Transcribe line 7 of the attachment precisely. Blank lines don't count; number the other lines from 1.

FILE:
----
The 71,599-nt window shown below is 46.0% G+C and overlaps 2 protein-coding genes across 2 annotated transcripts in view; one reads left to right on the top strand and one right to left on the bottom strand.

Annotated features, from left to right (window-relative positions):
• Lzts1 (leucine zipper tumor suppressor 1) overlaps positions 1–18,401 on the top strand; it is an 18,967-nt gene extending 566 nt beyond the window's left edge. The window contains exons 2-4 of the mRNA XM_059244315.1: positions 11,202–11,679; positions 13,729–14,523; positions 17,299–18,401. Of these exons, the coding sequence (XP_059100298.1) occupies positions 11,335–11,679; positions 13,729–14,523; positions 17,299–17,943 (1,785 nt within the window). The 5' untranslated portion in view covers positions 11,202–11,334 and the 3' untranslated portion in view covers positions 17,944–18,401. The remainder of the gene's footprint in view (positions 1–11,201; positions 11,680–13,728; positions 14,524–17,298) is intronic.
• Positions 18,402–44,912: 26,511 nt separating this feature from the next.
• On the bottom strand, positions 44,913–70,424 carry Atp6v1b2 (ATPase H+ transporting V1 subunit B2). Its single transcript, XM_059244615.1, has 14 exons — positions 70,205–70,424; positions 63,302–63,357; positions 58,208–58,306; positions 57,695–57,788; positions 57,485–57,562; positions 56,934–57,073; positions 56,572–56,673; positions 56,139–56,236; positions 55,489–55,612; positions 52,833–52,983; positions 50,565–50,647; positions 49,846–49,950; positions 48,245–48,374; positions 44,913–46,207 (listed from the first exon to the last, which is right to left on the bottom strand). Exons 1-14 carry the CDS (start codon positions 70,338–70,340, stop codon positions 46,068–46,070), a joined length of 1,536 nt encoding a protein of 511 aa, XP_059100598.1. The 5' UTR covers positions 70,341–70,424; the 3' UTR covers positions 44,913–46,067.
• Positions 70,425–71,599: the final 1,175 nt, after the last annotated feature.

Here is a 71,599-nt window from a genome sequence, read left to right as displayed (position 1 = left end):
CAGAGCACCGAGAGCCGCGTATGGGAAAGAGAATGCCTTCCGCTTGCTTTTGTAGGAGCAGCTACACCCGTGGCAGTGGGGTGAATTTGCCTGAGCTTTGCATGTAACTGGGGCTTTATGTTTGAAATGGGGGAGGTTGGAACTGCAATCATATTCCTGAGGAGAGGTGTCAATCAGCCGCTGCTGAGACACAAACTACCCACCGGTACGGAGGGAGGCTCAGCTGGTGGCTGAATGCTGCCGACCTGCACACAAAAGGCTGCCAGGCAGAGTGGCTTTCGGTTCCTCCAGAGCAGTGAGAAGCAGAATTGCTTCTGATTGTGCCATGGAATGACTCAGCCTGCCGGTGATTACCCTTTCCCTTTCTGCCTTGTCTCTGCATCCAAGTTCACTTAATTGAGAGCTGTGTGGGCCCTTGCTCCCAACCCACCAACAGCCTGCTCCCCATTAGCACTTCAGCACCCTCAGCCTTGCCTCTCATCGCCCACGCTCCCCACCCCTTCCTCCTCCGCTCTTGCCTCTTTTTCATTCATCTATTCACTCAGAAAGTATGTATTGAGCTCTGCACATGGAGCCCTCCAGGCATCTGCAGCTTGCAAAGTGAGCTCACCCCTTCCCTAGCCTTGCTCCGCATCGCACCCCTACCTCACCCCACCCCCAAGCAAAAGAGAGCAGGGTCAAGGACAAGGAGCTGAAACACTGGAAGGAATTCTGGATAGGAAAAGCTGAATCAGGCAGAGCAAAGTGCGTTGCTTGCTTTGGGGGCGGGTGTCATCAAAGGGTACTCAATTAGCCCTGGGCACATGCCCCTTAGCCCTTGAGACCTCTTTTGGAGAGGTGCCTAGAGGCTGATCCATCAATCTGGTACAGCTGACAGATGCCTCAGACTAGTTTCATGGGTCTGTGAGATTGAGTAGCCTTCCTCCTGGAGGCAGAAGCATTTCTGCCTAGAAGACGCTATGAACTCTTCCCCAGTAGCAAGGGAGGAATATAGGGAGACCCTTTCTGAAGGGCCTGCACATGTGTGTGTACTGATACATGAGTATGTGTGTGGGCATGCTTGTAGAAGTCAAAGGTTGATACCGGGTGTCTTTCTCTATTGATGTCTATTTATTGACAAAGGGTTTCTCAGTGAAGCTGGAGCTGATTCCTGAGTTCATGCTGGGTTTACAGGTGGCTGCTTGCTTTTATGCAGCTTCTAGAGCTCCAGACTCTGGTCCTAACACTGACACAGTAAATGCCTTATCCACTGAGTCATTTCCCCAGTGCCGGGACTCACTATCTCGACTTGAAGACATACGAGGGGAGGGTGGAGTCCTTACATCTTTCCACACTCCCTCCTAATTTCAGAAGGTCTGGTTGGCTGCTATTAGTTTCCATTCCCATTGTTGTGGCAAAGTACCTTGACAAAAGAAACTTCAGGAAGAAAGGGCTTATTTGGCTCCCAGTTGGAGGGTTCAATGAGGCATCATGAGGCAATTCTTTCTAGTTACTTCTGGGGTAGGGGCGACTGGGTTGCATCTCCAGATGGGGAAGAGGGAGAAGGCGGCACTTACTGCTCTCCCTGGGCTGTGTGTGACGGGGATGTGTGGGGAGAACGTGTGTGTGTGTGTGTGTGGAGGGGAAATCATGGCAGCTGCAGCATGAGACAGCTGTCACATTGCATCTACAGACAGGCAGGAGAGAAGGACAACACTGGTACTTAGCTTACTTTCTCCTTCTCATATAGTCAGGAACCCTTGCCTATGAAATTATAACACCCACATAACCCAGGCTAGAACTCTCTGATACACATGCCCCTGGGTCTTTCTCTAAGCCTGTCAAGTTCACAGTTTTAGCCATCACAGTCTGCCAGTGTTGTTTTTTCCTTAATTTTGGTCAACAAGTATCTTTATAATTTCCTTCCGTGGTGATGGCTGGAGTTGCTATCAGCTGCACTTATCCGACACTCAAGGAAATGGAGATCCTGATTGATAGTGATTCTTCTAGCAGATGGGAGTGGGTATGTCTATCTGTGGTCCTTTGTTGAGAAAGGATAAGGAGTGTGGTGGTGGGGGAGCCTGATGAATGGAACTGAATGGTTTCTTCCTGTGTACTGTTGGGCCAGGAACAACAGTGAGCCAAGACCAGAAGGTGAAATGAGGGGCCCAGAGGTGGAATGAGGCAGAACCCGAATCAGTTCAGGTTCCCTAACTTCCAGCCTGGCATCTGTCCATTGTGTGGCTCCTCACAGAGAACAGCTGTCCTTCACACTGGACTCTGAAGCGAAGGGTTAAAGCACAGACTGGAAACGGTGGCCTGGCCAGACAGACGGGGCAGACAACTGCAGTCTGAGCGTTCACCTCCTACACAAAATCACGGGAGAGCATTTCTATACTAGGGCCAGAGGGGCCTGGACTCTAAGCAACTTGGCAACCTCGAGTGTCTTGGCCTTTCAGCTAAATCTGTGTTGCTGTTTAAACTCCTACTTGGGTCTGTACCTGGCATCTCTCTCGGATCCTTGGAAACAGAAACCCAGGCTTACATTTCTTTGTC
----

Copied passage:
Here is a 71,599-nt window from a genome sequence, read left to right as displayed (position 1 = left end):